The widely used capital asset pricing model (CAPM)—when put into practice—has both pros and cons.
CAPM Model: An Overview
The capital asset pricing model (CAPM) is a finance theory that establishes a linear relationship between the required return on an investment and risk. The model is based on the relationship between an asset’s beta, the risk-free rate (typically the Treasury bill rate), and the equity risk premium, or the expected return on the market minus the risk-free rate.
E(ri)= Rf + βi(E(rm)−Rf)where:E(ri)=return required on financial asset iRf=risk-free rate of returnβi=beta value for financial asset iE(rm)=average return on the capital market
At the heart of the model are its underlying assumptions, which many criticize as being unrealistic and which might provide the basis for some of its major drawbacks. No model is perfect, but each should have a few characteristics that make it useful and applicable.
Advantages of the CAPM Model
There are numerous advantages to the application of the CAPM, including:
Ease of Use
The CAPM is a simple calculation that can be easily stress-tested to derive a range of possible outcomes to provide confidence around the required rates of return.
- The CAPM is a widely-used return model that is easily calculated and stress-tested.
- It is criticized for its unrealistic assumptions.
- Despite these criticisms, the CAPM provides a more useful outcome than either the DDM or the WACC models in many situations.
The assumption that investors hold a diversified portfolio, similar to the market portfolio, eliminates unsystematic (specific) risk.
The CAPM takes into account systematic risk (beta), which is left out of other return models, such as the dividend discount model (DDM). Systematic or market risk is an important variable because it is unforeseen and, for that reason, often cannot be completely mitigated.
Business and Financial Risk Variability
When businesses investigate opportunities, if the business mix and financing differ from the current business, then other required return calculations, like the weighted average cost of capital (WACC), cannot be used. However, the CAPM can.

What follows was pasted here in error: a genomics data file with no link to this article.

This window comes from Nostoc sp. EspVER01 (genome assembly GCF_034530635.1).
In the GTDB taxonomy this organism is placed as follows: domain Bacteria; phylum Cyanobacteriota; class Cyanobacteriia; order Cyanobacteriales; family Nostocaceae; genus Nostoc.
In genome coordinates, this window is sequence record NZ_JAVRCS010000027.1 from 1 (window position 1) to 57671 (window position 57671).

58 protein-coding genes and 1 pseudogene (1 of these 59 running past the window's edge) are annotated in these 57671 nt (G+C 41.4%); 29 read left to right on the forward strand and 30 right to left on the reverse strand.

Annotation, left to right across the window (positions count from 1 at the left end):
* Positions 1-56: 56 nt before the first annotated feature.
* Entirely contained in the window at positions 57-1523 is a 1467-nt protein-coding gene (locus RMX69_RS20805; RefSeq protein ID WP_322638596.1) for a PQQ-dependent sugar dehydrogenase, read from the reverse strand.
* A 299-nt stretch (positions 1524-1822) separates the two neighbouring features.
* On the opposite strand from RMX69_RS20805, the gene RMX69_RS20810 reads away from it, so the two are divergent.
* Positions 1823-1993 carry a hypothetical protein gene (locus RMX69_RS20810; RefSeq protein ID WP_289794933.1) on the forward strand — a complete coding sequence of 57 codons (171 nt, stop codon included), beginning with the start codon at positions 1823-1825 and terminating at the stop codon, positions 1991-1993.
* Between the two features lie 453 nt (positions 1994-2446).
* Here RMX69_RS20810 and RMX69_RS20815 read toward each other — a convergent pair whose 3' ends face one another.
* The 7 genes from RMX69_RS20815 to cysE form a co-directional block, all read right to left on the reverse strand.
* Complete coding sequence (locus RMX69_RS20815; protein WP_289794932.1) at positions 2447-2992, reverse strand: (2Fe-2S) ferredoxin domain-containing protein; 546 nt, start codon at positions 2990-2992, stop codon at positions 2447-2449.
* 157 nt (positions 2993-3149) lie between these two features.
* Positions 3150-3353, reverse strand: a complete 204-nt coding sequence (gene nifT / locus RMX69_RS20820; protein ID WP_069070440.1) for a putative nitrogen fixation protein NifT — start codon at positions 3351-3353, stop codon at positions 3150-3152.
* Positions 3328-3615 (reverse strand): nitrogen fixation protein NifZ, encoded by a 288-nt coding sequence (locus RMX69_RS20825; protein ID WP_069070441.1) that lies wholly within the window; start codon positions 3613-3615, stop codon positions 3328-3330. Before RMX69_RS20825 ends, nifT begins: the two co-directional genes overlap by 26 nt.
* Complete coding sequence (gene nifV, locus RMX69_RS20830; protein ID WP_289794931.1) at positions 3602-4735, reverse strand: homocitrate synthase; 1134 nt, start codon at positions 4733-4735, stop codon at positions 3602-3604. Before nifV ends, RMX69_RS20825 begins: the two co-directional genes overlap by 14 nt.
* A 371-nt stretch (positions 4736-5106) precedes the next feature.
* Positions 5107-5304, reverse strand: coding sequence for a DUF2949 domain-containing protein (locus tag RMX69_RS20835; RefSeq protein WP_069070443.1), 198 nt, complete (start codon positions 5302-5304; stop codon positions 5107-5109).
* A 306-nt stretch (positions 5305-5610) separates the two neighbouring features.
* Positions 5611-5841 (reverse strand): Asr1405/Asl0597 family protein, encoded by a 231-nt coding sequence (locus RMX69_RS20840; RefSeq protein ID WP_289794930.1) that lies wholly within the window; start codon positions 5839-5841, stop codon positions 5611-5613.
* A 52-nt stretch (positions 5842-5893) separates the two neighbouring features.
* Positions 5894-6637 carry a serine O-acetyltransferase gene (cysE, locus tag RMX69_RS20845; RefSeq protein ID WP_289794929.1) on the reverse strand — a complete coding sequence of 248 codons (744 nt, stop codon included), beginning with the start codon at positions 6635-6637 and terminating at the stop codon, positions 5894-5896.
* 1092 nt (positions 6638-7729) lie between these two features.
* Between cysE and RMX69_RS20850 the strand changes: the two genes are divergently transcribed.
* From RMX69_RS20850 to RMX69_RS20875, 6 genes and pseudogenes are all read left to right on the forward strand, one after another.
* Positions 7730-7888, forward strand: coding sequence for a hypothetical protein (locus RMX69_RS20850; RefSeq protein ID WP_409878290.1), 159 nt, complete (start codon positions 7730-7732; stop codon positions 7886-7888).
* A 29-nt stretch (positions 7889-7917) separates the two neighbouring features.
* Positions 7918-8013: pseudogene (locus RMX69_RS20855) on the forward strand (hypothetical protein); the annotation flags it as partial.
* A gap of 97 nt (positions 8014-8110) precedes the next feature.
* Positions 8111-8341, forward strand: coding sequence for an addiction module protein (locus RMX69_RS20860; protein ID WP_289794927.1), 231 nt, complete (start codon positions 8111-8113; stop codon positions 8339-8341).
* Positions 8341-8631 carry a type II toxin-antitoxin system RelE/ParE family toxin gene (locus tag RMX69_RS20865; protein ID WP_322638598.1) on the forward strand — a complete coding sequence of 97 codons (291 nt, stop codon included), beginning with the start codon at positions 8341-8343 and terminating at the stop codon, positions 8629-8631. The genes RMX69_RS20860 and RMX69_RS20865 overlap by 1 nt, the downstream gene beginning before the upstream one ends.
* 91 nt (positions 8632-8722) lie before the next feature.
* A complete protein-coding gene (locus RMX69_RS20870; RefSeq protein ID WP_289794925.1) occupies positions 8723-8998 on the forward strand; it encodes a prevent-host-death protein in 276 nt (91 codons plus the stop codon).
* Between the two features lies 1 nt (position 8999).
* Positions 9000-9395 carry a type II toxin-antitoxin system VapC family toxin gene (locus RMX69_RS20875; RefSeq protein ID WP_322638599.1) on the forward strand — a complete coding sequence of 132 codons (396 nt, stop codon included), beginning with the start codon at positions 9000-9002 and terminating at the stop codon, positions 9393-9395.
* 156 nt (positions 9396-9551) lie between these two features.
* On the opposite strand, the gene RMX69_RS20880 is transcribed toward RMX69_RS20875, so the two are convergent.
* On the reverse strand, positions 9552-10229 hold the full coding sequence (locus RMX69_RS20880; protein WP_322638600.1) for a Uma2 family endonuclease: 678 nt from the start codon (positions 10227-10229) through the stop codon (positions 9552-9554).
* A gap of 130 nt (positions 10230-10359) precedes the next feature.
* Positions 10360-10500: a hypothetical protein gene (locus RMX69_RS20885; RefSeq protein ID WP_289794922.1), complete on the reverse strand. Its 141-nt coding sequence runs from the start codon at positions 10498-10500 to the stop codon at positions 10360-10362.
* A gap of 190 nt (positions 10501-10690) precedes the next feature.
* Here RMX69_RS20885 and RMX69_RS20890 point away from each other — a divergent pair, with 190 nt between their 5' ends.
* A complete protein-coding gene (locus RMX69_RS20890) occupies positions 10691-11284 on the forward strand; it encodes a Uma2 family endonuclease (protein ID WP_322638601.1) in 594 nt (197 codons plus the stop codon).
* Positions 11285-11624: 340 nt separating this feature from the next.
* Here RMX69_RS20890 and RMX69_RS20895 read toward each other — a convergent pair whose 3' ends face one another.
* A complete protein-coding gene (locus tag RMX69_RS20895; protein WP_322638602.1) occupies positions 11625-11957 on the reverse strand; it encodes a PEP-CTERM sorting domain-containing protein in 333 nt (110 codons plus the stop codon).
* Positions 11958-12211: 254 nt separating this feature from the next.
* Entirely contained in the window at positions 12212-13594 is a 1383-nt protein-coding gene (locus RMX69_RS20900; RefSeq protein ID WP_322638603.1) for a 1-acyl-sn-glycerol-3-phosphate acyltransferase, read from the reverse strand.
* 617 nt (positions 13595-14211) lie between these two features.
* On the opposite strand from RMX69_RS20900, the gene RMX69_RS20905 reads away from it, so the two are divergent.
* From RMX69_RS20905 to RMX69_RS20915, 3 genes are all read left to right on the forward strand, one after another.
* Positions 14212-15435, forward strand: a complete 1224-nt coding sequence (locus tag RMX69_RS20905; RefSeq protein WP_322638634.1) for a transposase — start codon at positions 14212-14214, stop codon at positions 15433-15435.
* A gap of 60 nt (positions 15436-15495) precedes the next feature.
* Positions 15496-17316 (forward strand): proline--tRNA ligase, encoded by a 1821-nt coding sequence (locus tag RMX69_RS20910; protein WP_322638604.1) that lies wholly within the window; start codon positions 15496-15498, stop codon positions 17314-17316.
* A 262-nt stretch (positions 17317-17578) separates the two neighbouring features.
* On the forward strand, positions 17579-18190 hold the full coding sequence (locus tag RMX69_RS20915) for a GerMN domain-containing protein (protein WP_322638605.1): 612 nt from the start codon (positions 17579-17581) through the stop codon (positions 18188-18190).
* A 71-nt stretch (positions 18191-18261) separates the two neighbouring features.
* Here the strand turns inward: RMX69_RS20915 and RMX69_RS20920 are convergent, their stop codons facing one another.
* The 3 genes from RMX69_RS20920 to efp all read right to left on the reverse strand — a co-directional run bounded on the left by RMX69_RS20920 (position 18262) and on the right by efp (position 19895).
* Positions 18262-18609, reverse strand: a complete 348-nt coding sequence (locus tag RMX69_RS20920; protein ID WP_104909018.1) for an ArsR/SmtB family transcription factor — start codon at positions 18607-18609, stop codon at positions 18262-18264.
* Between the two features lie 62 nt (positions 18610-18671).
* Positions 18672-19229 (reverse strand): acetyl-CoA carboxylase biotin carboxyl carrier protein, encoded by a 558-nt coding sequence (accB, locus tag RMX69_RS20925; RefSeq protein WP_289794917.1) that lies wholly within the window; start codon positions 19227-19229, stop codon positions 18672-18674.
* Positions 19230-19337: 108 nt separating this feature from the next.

When used in conjunction with other aspects of an investment mosaic, the CAPM can provide unparalleled yield data that can support or eliminate a potential investment.
Disadvantages of the CAPM Model
Like many scientific models, the CAPM has its drawbacks. The primary drawbacks are reflected in the model’s inputs and assumptions, including:
Risk-Free Rate (Rf)
The commonly accepted rate used as the Rf is the yield on short-term government securities. The issue with using this input is that the yield changes daily, creating volatility.
Return on the Market (Rm)
The return on the market can be described as the sum of the capital gains and dividends for the market. A problem arises when, at any given time, the market return can be negative. As a result, a long-term market return is utilized to smooth the return. Another issue is that these returns are backward-looking and may not be representative of future market returns.
Ability to Borrow at a Risk-Free Rate
CAPM is built on four major assumptions, including one that reflects an unrealistic real-world picture. This assumption—that investors can borrow and lend at a risk-free rate—is unattainable in reality. Individual investors are unable to borrow (or lend) at the same rate as the U.S. government. Therefore, the minimum required return line might actually be less steep (provide a lower return) than the model calculates.
Determination of Project Proxy Beta
Businesses that use the CAPM to assess an investment need to find a beta reflective of the project or investment. Often, a proxy beta is necessary. However, accurately determining one to properly assess the project is difficult and can affect the reliability of the outcome.